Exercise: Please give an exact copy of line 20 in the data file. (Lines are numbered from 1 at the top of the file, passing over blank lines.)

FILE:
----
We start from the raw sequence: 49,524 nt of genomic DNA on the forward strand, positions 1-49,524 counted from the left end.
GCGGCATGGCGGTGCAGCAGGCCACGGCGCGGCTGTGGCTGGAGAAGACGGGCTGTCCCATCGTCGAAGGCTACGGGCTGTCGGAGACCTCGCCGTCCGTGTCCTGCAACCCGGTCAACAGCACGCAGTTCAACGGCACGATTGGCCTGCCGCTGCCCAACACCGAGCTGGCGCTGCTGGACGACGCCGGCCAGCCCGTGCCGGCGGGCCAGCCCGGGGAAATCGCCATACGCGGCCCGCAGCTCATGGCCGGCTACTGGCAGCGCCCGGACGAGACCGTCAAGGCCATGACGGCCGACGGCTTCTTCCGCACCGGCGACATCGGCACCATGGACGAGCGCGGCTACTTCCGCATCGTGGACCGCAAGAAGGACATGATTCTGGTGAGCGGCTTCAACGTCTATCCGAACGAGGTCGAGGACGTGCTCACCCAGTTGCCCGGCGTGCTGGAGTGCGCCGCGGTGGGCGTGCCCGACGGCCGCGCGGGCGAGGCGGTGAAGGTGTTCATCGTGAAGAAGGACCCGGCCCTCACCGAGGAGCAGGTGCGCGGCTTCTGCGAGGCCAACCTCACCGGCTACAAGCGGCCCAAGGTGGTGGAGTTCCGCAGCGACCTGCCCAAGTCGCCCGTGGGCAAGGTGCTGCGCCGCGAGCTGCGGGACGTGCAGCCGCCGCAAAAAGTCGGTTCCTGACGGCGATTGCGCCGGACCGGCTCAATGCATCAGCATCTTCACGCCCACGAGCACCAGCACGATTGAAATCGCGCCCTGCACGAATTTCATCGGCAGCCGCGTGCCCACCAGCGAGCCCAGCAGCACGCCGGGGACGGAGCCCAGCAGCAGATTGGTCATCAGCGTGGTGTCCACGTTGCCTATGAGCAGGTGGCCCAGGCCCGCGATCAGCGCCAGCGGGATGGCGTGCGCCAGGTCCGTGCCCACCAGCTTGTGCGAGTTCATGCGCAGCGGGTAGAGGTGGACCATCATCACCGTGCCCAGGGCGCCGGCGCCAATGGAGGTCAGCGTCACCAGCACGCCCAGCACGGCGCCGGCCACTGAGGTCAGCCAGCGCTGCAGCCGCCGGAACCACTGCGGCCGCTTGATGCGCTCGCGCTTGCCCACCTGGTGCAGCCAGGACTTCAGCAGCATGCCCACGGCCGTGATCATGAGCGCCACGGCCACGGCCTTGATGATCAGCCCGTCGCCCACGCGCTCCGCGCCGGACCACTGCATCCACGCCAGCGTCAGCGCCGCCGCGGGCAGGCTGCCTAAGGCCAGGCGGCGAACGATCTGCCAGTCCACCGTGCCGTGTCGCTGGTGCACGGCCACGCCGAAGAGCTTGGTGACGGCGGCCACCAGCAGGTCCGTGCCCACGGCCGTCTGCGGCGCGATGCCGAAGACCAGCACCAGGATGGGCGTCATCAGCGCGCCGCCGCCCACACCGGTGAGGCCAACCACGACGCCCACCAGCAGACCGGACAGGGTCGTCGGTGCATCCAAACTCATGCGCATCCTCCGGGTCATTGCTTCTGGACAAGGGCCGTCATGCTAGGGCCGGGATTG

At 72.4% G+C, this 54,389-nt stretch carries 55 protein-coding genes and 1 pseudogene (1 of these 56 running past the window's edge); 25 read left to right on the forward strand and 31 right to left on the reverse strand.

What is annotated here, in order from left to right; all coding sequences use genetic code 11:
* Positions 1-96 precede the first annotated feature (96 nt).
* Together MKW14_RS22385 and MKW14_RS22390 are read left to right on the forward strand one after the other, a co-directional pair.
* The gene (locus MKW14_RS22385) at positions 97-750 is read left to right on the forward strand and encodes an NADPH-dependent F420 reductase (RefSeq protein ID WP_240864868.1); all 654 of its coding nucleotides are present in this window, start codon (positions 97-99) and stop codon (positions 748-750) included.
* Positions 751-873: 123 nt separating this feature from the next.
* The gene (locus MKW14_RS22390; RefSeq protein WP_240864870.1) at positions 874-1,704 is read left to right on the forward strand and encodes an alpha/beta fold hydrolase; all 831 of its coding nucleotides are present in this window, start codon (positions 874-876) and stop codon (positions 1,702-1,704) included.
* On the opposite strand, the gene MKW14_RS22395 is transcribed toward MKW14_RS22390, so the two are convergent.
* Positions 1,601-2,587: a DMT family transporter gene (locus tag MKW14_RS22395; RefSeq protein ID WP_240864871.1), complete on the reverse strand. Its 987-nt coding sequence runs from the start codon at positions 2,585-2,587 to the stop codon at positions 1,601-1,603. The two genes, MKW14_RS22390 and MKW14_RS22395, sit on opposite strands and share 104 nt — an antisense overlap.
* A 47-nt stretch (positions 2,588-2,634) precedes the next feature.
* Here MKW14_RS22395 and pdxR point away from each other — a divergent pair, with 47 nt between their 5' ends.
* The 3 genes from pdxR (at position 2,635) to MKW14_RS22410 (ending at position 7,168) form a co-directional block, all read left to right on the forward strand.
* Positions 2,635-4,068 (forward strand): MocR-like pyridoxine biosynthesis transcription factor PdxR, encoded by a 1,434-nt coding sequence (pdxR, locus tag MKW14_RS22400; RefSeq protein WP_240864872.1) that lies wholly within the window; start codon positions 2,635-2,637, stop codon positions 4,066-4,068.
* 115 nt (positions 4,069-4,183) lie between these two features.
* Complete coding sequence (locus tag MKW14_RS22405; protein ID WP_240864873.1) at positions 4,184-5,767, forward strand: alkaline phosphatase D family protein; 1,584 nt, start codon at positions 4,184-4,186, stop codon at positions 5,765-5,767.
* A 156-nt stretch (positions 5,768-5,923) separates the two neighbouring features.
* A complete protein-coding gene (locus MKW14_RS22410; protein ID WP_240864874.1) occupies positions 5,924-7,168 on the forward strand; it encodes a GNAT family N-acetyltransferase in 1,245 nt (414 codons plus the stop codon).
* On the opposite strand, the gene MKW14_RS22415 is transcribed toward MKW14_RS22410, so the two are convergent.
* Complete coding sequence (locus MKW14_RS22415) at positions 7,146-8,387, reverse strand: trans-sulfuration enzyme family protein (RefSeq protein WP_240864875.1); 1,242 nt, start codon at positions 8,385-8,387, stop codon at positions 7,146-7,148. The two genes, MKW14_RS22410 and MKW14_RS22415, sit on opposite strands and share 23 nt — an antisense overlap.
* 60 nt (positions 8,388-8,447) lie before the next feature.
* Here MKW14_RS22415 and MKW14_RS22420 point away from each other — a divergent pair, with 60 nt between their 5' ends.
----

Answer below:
* On the opposite strand, the gene MKW14_RS22415 is transcribed toward MKW14_RS22410, so the two are convergent.